Any IVF (in vitro fertilization) treatment procedure carries risks. ICSI (intra-cytoplasmic sperm injection), being a very delicate and difficult IVF procedure, does carry an even higher risk of failure. Normally during an IVF treatment programme the males sperm are subjected to rigorous procedures to establish their maturity and suitability for the procedure. In an ICSI procedure because the number of viable sperm available can be so low they are not subjected to a rigorous programme of testing. The risk of an abnormal sperm being injected into the ovum is, therefore, raised. In a standard IVF treatment there is an element of ‘natural selection’ as to which sperm fertilizes the egg. When the ICSI technique is used the choice of sperm available for fertilization is inevitably small.
~ Defects in the male ‘Y’ chromosome occur in about 5% of males that have been tested. This manifests itself in either a very poor quality of sperm or even an absence of them.
~ Klienfelter syndrome, this is ten times more likely to occur in a male that is infertile compared to fertile ones, it is due to an excess of X chromosomes. Chromosomes store the genetic make-up of our bodies. The sex chromosomes of our bodies are commonly referred to as X & Y. A male has an X and a Y chromosome. A female has two X chromosomes. Klienfelters syndrome is when a male has one Y chromosome but has more than one X chromosome.
~ Androgen receptor gene defects which usually occurs as a gene mutation giving rise to sexual differentiation disorders.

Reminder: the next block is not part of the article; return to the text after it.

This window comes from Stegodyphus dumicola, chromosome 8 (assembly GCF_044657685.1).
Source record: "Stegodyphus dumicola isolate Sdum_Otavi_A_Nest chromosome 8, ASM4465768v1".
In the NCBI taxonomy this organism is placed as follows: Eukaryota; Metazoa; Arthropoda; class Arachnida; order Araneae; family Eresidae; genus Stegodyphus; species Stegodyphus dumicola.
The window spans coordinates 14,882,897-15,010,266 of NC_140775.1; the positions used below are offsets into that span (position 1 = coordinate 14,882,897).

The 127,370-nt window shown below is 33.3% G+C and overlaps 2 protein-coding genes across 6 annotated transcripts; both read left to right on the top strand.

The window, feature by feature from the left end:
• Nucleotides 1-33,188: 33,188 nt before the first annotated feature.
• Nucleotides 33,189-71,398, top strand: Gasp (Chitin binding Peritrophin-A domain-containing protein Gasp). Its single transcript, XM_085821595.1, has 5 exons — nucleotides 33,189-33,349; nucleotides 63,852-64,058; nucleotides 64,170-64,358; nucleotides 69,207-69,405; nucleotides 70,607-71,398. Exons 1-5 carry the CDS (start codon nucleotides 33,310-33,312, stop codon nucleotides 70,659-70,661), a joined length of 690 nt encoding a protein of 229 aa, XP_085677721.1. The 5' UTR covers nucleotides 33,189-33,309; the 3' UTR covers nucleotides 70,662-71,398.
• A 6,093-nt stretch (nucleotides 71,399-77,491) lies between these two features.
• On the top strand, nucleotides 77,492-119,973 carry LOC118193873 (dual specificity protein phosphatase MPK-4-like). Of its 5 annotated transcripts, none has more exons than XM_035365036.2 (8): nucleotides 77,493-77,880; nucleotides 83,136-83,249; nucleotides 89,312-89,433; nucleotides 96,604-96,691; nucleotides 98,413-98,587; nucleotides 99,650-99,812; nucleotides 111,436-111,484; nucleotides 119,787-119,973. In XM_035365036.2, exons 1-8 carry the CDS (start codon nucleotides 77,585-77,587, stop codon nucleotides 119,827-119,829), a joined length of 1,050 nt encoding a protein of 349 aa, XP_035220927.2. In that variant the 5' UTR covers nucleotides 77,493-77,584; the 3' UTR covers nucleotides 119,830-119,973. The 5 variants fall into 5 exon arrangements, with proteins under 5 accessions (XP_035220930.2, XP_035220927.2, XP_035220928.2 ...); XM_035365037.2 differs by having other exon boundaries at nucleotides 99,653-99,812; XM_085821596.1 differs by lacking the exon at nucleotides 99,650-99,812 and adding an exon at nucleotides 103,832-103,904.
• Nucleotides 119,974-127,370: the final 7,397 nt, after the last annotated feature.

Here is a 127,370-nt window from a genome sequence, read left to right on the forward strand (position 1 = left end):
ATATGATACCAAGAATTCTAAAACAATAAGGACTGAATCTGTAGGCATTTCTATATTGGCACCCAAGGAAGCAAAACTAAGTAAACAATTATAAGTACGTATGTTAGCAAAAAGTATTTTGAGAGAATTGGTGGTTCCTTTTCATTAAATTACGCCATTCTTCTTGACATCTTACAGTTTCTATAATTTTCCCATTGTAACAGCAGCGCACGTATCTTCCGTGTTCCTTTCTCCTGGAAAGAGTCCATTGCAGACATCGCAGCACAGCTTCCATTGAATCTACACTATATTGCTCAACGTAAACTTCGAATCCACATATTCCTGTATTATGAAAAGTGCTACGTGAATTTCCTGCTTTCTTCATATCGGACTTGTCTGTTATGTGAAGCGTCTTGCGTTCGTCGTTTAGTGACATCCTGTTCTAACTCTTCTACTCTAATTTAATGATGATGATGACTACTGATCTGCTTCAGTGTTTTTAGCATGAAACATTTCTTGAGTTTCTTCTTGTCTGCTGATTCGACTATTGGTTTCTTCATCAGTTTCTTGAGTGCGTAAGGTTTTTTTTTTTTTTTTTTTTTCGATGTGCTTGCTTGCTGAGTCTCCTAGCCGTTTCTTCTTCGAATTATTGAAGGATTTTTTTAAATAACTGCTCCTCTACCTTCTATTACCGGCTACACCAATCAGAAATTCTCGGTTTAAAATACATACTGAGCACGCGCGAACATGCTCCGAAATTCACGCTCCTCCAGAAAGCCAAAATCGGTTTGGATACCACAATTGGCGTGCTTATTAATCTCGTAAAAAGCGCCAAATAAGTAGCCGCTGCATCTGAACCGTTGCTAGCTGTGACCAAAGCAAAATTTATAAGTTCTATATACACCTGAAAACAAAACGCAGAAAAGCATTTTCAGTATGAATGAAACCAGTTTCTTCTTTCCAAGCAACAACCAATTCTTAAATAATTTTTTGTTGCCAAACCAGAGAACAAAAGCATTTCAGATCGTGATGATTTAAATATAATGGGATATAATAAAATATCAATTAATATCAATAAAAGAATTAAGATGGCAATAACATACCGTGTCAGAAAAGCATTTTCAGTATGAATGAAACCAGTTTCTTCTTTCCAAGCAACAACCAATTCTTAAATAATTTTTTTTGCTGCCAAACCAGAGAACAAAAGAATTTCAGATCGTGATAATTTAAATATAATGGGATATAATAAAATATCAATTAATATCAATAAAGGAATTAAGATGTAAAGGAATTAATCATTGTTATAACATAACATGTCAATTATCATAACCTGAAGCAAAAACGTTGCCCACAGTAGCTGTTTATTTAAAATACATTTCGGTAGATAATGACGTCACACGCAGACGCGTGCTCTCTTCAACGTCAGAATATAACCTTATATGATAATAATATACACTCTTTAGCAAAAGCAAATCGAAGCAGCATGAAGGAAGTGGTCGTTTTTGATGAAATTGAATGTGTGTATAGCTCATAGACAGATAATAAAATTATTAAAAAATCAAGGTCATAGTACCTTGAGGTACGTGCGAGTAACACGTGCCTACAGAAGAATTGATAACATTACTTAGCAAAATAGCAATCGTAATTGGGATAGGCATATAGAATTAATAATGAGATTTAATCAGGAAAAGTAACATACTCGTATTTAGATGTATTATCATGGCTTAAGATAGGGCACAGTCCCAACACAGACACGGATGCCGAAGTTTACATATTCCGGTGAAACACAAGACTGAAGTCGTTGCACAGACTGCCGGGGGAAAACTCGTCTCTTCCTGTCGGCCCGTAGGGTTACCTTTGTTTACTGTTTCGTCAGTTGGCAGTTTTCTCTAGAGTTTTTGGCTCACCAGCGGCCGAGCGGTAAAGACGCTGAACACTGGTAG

~ Cystic Fibrosis, a known hereditary disease that often results in male infertility.
Whilst studies are still in progress it is believed that the incidence of male infertility as a birth defect is twice as likely to occur in a baby born as a result of an ICSI procedure, as one that is not. ie 7.4% compared to 3.8%. There is also an increased risk of mental development being delayed slightly. Sexual chromosome abnormality disorders such as Klienfelter syndrome and Turner’s syndrome (where only one X chromosome is present in a female) is also increased from 0.5% for the general population to 1.2% for a birth following ICSI treatment.
However, the abnormality is unlikely to be due to the ICSI treatment itself, but more the poor quality of sperm, and the genetic make-up it carries, that is used to fertilize the ovum. ie defects in the father’s sperm are passed on to the off-spring.
What are presently only anecdotal reports seem to indicate that ICSI procedure could increase the number of occurrences of Prader Willi syndrome ( a genetic disorder usually treated with growth hormones) and the Anglemen syndrome (a neurological disorder leading to learning difficulties).
It would be both logical and proper for a couple to be offered and to accept counselling and screening for the above disorders prior to the commencement of an ICSI programme of treatment. At least then they will have done all they can to minimise the risks described above. If a genetic abnormality is identified, they should be offered or seek genetic counselling. They will then be able to evaluate the risk(s) of passing a genetic abnormality to their offspring. Following a successful birth arising from an ICSI procedure, the parents should consider having antenatal screening for congenital disorders.